Five guards inducted into Big Five Hall of Fame

Scoring machines and players who could dish, all played guard: (From left) Kerry Kittles ('Nova), Stacey Smalls (Temple), Jewel Clark (Penn), Rashid Bey (St. Joe's), Rick Brunson (Temple).
Scoring machines and players who could dish, all played guard: (From left) Kerry Kittles ('Nova), Stacey Smalls (Temple), Jewel Clark (Penn), Rashid Bey (St. Joe's), Rick Brunson (Temple).
Posted: January 22, 2011

College basketball coaches often fret over the increasing difficulty finding true point guards, but there was no shortage of them among the five players who were inducted into the Big Five Hall of Fame on Friday at the Palestra.

Rashid Bey (St. Joseph's), Rick Brunson (Temple), Kerry Kittles (Villanova), Jewel Clark (Penn), and Stacey Smalls (Temple) became the newest members of the long list of standouts to be honored for their outstanding careers.

Bey, Brunson, and Smalls were prototypical point guards, players who put as much, if not more, emphasis on setting up teammates for shots as they did scoring.

Kittles was a scoring machine who poured in 2,243 points during his career at Villanova from 1992-96. He went on to play nine seasons in the NBA after he became the No. 8 overall pick of the New Jersey Nets. He twice appeared in the NBA Finals with the Nets.

Clark led Penn to Ivy League championships in both her freshman and senior seasons in 2001 and '04 and ranks second on the Quakers' all-time scoring list with 1,743 points.

While all the inductees spoke of how honored they were by their inductions, it probably hit home more for Bey and Smalls because they were local products. Bey, from South Philly, played at St. John Neumann High, now Neumann-Goretti. Smalls starred at Cheltenham High and was tutored at Temple by former Owls coach Dawn Staley, one of the preeminent point guards in the history of woman's basketball.

Bey, who played at St. Joe's from 1994-98 and helped the Hawks reach the NCAA tourney's Sweet 16 in 1997, believes an emphasis on scoring has reduced the pool of true point guards.

"Hey, there's nothing wrong with scoring, but from the point-guard spot there are shots you're supposed to take and shots you're not supposed to take," said Bey, one of four St. Joe's players to surpass 1,000 points and 500 assists in a career. "I don't think a lot of kids are getting the right information as far as how to run the point-guard position, and that's where it all starts.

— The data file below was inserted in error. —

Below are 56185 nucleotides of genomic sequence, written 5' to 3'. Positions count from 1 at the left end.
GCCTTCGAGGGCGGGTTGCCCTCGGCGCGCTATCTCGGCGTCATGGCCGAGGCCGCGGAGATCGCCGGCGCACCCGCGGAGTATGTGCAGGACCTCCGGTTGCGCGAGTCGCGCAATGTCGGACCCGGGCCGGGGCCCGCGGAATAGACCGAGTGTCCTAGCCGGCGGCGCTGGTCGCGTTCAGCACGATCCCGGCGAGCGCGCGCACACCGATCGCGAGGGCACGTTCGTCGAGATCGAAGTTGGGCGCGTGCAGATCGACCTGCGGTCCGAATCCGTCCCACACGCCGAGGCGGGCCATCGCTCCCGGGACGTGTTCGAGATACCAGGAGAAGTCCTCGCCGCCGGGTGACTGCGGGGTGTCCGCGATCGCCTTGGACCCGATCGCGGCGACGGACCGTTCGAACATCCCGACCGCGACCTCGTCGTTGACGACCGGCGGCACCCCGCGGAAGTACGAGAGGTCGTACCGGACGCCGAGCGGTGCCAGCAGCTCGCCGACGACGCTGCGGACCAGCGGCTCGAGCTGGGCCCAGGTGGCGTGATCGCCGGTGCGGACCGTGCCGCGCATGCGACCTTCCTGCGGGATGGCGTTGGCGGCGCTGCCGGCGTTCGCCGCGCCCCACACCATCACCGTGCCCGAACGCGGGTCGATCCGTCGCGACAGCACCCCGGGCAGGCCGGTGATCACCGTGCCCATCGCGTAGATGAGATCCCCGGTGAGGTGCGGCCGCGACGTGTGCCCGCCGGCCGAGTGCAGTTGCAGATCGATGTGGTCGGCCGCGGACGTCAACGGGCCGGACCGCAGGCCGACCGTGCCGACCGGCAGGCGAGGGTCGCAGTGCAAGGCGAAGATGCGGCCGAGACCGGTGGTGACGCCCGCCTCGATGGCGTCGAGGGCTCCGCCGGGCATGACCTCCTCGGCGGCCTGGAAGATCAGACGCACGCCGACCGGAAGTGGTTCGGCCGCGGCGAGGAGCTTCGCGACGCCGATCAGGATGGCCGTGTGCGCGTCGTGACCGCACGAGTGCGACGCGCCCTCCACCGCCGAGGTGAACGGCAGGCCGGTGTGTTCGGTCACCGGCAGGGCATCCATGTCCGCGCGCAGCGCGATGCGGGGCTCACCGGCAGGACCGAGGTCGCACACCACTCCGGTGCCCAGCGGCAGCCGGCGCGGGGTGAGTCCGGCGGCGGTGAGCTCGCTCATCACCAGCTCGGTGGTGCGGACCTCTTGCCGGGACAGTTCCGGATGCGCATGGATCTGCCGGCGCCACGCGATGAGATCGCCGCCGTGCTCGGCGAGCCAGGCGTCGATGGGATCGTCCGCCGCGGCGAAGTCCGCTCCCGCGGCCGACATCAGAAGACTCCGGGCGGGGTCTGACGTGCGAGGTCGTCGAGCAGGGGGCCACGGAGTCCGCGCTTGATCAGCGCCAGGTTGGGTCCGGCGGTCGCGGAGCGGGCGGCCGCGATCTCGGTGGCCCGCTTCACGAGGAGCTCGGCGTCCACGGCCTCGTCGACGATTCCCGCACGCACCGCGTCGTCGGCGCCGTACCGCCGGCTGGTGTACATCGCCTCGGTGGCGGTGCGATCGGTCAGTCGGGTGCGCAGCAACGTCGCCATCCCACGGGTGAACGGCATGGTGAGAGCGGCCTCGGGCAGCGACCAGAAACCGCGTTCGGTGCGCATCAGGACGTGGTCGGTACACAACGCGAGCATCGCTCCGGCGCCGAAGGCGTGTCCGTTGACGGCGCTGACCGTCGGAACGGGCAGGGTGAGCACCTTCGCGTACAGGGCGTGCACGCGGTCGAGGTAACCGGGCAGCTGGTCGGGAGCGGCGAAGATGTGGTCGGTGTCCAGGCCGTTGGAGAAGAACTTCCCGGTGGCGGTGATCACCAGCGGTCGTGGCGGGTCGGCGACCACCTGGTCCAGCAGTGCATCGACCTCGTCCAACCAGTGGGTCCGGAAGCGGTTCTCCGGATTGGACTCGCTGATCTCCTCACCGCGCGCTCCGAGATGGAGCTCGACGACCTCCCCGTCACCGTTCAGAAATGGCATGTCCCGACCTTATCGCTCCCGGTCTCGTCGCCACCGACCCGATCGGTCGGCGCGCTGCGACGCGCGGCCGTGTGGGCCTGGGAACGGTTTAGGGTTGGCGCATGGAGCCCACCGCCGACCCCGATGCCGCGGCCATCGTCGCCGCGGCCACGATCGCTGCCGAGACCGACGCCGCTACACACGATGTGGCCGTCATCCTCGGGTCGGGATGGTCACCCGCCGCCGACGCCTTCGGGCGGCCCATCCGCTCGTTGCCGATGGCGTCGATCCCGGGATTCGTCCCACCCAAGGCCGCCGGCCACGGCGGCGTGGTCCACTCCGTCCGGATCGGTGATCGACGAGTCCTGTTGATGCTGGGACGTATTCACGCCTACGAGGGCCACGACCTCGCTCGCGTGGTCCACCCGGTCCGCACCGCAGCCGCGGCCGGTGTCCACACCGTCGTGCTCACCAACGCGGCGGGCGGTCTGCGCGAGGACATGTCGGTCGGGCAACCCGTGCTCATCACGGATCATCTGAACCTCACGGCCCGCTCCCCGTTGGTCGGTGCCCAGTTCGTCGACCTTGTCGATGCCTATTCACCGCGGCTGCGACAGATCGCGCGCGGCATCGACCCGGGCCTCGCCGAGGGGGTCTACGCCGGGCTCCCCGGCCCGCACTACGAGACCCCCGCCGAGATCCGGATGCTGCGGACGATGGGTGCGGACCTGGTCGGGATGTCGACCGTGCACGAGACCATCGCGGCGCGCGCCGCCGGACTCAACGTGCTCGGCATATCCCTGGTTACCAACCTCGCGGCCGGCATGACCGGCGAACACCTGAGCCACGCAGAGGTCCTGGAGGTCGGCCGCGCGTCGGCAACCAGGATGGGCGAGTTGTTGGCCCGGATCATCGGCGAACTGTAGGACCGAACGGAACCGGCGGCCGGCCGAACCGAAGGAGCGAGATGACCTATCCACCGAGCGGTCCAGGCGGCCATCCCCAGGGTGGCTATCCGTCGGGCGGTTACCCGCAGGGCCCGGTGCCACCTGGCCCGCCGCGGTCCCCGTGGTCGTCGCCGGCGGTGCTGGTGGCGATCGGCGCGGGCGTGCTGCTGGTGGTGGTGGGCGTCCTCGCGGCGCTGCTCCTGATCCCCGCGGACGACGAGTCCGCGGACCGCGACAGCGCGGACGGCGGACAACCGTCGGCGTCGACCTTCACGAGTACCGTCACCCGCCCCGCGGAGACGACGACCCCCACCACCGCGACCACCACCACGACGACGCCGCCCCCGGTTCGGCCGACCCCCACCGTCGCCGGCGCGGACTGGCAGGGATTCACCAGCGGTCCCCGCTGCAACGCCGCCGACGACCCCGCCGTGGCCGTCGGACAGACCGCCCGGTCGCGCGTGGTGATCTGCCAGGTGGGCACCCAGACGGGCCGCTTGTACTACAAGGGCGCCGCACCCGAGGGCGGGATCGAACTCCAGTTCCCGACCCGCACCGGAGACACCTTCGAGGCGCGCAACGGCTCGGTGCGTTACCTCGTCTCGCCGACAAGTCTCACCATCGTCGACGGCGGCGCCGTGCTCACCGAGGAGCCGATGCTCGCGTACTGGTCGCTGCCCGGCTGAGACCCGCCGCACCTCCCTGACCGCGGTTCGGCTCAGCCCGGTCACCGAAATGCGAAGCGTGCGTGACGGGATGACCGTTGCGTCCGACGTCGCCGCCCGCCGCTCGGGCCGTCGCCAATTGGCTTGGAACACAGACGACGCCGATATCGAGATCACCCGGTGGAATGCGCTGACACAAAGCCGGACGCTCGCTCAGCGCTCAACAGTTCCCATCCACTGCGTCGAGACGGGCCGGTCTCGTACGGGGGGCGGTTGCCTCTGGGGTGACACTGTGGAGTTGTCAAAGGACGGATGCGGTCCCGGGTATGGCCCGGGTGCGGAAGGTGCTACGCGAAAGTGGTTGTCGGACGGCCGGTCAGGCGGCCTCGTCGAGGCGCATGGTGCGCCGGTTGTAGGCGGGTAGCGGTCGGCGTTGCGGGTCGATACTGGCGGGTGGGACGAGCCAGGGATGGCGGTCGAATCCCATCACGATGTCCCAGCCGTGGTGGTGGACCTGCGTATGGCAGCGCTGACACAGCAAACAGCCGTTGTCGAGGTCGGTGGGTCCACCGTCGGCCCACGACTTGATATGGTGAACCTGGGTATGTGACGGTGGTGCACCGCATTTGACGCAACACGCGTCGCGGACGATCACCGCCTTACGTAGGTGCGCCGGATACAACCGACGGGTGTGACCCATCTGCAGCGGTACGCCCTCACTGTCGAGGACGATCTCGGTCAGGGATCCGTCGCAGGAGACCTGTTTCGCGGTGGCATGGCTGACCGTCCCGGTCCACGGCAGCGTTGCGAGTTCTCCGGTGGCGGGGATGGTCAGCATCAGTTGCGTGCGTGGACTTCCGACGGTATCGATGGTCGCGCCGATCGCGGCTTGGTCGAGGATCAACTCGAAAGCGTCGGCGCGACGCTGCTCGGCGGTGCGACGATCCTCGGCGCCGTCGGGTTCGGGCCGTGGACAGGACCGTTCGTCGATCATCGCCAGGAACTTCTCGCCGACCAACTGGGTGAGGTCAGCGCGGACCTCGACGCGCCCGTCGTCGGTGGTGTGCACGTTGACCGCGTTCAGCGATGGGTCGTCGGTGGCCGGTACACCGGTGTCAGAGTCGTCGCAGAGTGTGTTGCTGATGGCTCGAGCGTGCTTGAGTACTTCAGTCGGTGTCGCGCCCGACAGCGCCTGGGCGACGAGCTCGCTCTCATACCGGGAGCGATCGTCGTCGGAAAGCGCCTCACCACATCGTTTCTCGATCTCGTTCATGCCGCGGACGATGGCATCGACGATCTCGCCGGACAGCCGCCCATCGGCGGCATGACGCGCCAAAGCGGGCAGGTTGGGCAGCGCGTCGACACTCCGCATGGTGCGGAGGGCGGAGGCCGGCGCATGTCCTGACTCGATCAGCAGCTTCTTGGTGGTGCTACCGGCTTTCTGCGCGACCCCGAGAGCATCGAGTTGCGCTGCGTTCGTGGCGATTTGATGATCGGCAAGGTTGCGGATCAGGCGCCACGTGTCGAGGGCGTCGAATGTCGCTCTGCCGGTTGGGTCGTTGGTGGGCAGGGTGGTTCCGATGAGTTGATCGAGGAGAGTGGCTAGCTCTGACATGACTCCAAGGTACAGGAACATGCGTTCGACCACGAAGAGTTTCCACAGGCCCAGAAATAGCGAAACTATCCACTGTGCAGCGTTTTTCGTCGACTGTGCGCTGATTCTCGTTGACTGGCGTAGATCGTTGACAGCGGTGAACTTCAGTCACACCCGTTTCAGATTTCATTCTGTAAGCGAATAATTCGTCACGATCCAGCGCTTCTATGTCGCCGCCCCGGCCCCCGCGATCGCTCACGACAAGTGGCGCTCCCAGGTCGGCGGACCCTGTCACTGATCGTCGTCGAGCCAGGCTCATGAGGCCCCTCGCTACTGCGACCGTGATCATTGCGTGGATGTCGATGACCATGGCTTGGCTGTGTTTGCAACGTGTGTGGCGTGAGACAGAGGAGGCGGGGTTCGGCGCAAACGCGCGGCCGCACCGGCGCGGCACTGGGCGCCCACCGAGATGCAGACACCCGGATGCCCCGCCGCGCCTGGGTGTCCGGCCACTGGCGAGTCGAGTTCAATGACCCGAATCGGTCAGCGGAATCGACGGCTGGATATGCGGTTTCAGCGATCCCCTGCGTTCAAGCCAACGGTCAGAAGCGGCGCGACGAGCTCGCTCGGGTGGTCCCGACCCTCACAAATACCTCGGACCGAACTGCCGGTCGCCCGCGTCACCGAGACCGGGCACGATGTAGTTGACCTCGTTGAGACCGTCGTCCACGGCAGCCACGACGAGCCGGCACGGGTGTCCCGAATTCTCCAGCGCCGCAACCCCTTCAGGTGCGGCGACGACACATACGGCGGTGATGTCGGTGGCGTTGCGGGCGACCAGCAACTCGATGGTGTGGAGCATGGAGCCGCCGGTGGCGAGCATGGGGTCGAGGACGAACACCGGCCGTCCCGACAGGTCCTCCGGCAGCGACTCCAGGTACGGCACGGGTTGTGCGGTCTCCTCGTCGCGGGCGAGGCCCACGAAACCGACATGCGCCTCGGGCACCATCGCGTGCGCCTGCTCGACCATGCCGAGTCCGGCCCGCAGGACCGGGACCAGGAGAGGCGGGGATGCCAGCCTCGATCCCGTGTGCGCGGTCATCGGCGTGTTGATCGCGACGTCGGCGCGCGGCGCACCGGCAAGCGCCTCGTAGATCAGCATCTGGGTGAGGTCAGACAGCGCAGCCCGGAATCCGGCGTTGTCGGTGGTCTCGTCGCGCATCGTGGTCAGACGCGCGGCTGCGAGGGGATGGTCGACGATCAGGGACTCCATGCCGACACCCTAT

"Everybody is drilling into these kids' heads that you've got to score, you've got to score, which is true. But you have to score in the right way. You have to be unselfish, and know when to be selfish. It's a balancing act."

Brunson played for four NCAA tourney teams from 1991-95 and helped Temple advance to the Elite Eight as a sophomore, losing a hard-fought game to Michigan's Fab Five. Brunson played nine seasons in the NBA and is currently an assistant coach with the Chicago Bulls. He completed his Temple career with 1,493 points and 470 assists, fifth on the school's all-time list.

Brunson honed his point-guard skills under the demanding tutelage of Hall of Fame coach John Chaney, who celebrated his 79th birthday Friday. Chaney recruited Brunson out of Salem High in Massachusetts.

"At first, I hated him and wanted to leave," Brunson said with a smile. "Now, with everything I do in life, I ask myself, 'What would coach do?' "

As a junior, Kittles, a guard who was in perpetual motion, averaged 23 points and was a consensus first-team all-American and Big East Conference Player of the Year.

"I remember my first Big Five game against St. Joe's," said Kittles, a native of New Orleans. "It was my very first taste of in-your-face city basketball."

Smalls said she was "blessed" to have played for Staley.


Contact staff writer Ray Parrillo at 215-854-2743 or rparrillo@phillynews.com.

 

|
|
|
|
|